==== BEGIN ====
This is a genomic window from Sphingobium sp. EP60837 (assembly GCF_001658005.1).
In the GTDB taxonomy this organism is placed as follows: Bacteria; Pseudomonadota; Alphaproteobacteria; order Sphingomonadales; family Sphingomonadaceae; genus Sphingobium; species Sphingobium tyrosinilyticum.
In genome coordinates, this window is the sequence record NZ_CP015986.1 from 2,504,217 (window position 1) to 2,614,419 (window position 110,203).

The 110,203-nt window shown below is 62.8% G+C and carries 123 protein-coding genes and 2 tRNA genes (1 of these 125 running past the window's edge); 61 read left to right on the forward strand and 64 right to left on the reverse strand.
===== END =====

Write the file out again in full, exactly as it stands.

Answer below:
This is a genomic window from Sphingobium sp. EP60837 (assembly GCF_001658005.1).
In the GTDB taxonomy this organism is placed as follows: Bacteria; Pseudomonadota; Alphaproteobacteria; order Sphingomonadales; family Sphingomonadaceae; genus Sphingobium; species Sphingobium tyrosinilyticum.
In genome coordinates, this window is the sequence record NZ_CP015986.1 from 2,504,217 (window position 1) to 2,614,419 (window position 110,203).

The 110,203-nt window shown below is 62.8% G+C and carries 123 protein-coding genes and 2 tRNA genes (1 of these 125 running past the window's edge); 61 read left to right on the forward strand and 64 right to left on the reverse strand.